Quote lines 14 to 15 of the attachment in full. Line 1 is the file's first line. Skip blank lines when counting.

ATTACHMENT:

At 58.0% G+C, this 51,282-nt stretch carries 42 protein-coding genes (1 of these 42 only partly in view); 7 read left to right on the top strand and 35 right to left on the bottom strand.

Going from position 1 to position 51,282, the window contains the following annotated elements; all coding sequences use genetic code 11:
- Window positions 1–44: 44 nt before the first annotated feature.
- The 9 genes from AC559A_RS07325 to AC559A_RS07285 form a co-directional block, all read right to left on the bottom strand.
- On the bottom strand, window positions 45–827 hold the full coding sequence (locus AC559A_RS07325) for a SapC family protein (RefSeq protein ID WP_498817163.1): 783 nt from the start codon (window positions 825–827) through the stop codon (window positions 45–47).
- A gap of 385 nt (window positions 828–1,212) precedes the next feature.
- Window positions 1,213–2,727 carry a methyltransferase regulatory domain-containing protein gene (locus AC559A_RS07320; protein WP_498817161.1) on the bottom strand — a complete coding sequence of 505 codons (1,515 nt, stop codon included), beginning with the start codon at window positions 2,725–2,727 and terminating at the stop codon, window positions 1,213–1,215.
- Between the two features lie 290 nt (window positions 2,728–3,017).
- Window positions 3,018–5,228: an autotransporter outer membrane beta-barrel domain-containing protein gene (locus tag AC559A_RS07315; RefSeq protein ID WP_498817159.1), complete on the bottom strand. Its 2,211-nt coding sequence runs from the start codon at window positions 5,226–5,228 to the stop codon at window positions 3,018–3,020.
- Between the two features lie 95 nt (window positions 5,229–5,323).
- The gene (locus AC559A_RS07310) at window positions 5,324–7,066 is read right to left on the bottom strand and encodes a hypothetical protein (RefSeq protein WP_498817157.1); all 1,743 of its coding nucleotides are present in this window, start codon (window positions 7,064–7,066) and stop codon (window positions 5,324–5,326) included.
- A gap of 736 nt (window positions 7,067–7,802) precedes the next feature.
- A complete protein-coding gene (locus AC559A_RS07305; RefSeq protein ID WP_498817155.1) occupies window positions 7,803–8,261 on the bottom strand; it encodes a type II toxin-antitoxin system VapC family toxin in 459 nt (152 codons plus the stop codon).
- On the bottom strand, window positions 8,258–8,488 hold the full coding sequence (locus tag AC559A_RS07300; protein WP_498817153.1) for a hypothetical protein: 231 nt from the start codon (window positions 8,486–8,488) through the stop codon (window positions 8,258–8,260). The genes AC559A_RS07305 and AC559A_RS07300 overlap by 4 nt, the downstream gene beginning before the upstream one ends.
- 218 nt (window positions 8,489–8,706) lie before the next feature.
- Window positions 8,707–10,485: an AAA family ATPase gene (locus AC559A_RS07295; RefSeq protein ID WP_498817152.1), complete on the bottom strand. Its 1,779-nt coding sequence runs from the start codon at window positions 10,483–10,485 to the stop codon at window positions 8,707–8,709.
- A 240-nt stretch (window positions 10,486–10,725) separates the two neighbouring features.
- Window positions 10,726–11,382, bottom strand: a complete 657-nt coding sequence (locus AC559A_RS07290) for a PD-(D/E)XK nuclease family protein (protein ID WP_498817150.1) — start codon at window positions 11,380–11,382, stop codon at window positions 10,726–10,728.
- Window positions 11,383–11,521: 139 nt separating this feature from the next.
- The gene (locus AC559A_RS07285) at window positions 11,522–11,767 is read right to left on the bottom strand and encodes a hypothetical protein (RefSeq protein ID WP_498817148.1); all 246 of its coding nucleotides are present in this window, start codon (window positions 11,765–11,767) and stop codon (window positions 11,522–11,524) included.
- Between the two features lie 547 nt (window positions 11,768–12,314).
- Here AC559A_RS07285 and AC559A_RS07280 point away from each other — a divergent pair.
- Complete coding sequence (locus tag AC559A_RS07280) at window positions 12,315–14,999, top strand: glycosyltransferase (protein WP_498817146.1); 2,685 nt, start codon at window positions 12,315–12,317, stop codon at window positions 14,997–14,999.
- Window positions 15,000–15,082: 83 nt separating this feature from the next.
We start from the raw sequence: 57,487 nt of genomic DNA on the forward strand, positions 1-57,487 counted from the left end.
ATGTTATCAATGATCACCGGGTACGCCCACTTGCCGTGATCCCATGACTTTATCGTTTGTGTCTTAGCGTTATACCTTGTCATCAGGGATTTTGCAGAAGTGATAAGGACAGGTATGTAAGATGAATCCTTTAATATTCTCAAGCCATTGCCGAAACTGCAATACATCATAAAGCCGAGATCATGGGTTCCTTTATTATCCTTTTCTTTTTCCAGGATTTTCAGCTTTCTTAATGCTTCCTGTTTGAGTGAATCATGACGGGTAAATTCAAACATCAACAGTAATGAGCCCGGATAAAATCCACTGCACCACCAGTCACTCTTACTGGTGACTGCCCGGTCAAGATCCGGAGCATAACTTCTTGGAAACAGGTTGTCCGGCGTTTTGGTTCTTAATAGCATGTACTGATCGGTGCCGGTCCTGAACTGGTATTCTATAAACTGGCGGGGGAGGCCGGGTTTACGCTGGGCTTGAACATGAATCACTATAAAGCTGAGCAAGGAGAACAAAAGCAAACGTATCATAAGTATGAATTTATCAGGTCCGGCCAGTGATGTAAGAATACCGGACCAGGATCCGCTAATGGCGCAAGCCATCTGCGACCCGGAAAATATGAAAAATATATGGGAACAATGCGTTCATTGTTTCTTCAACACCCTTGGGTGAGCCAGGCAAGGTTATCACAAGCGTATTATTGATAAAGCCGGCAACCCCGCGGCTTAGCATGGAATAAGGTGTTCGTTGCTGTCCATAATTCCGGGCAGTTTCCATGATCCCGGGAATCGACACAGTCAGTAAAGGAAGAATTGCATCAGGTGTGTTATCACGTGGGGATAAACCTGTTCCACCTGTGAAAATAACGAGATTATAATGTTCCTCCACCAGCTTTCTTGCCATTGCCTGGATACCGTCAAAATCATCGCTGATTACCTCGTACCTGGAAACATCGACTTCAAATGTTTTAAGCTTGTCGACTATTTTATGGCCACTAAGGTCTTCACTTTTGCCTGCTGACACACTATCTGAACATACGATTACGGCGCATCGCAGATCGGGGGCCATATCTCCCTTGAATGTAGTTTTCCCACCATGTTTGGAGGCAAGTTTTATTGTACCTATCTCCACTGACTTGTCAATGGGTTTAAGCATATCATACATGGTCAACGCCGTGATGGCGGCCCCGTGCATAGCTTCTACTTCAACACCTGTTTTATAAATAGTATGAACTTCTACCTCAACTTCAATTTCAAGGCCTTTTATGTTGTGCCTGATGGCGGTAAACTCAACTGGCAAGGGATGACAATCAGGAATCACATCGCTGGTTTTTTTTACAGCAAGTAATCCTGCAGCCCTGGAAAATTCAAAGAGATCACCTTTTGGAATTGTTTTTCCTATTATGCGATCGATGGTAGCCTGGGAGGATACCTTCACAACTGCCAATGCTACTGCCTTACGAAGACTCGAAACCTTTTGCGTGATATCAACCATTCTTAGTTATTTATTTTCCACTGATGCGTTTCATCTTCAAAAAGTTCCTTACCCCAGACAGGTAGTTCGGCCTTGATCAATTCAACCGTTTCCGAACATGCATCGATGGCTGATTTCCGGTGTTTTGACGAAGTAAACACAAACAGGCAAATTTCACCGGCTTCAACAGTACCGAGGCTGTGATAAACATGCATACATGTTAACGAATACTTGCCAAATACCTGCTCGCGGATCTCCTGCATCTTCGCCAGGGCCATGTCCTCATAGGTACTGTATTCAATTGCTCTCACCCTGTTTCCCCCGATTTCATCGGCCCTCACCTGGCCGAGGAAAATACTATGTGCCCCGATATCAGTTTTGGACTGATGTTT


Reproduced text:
- On the bottom strand, window positions 8,258–8,488 hold the full coding sequence (locus tag AC559A_RS07300; protein WP_498817153.1) for a hypothetical protein: 231 nt from the start codon (window positions 8,486–8,488) through the stop codon (window positions 8,258–8,260). The genes AC559A_RS07305 and AC559A_RS07300 overlap by 4 nt, the downstream gene beginning before the upstream one ends.
- 218 nt (window positions 8,489–8,706) lie before the next feature.